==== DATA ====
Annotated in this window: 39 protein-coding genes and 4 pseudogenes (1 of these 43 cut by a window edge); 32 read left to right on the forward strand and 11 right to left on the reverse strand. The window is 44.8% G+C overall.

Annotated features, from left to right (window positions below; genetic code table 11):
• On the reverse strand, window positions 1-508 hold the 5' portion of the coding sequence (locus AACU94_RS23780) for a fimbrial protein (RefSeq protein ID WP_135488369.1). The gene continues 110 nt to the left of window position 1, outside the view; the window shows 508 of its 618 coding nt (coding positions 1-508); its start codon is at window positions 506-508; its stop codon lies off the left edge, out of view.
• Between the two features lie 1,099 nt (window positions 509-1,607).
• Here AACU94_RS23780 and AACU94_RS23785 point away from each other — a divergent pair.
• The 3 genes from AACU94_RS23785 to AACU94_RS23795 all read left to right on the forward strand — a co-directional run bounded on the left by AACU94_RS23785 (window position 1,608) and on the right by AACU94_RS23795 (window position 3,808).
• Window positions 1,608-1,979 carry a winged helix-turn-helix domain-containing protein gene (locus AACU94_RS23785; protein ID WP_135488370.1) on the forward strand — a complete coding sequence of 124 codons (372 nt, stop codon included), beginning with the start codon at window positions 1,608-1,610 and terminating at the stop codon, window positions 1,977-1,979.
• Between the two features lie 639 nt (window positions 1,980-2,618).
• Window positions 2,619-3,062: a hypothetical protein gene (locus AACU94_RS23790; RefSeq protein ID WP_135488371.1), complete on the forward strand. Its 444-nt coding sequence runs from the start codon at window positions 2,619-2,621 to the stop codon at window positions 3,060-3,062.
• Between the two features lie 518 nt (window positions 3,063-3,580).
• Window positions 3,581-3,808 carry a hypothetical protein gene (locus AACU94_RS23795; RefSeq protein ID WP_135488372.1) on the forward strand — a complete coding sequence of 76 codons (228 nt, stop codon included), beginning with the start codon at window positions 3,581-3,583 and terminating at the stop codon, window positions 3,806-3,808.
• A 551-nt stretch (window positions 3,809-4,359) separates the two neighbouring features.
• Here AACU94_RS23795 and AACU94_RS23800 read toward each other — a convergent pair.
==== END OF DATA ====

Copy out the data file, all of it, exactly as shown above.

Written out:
Annotated in this window: 39 protein-coding genes and 4 pseudogenes (1 of these 43 cut by a window edge); 32 read left to right on the forward strand and 11 right to left on the reverse strand. The window is 44.8% G+C overall.

Annotated features, from left to right (window positions below; genetic code table 11):
• On the reverse strand, window positions 1-508 hold the 5' portion of the coding sequence (locus AACU94_RS23780) for a fimbrial protein (RefSeq protein ID WP_135488369.1). The gene continues 110 nt to the left of window position 1, outside the view; the window shows 508 of its 618 coding nt (coding positions 1-508); its start codon is at window positions 506-508; its stop codon lies off the left edge, out of view.
• Between the two features lie 1,099 nt (window positions 509-1,607).
• Here AACU94_RS23780 and AACU94_RS23785 point away from each other — a divergent pair.
• The 3 genes from AACU94_RS23785 to AACU94_RS23795 all read left to right on the forward strand — a co-directional run bounded on the left by AACU94_RS23785 (window position 1,608) and on the right by AACU94_RS23795 (window position 3,808).
• Window positions 1,608-1,979 carry a winged helix-turn-helix domain-containing protein gene (locus AACU94_RS23785; protein ID WP_135488370.1) on the forward strand — a complete coding sequence of 124 codons (372 nt, stop codon included), beginning with the start codon at window positions 1,608-1,610 and terminating at the stop codon, window positions 1,977-1,979.
• Between the two features lie 639 nt (window positions 1,980-2,618).
• Window positions 2,619-3,062: a hypothetical protein gene (locus AACU94_RS23790; RefSeq protein ID WP_135488371.1), complete on the forward strand. Its 444-nt coding sequence runs from the start codon at window positions 2,619-2,621 to the stop codon at window positions 3,060-3,062.
• Between the two features lie 518 nt (window positions 3,063-3,580).
• Window positions 3,581-3,808 carry a hypothetical protein gene (locus AACU94_RS23795; RefSeq protein ID WP_135488372.1) on the forward strand — a complete coding sequence of 76 codons (228 nt, stop codon included), beginning with the start codon at window positions 3,581-3,583 and terminating at the stop codon, window positions 3,806-3,808.
• A 551-nt stretch (window positions 3,809-4,359) separates the two neighbouring features.
• Here AACU94_RS23795 and AACU94_RS23800 read toward each other — a convergent pair.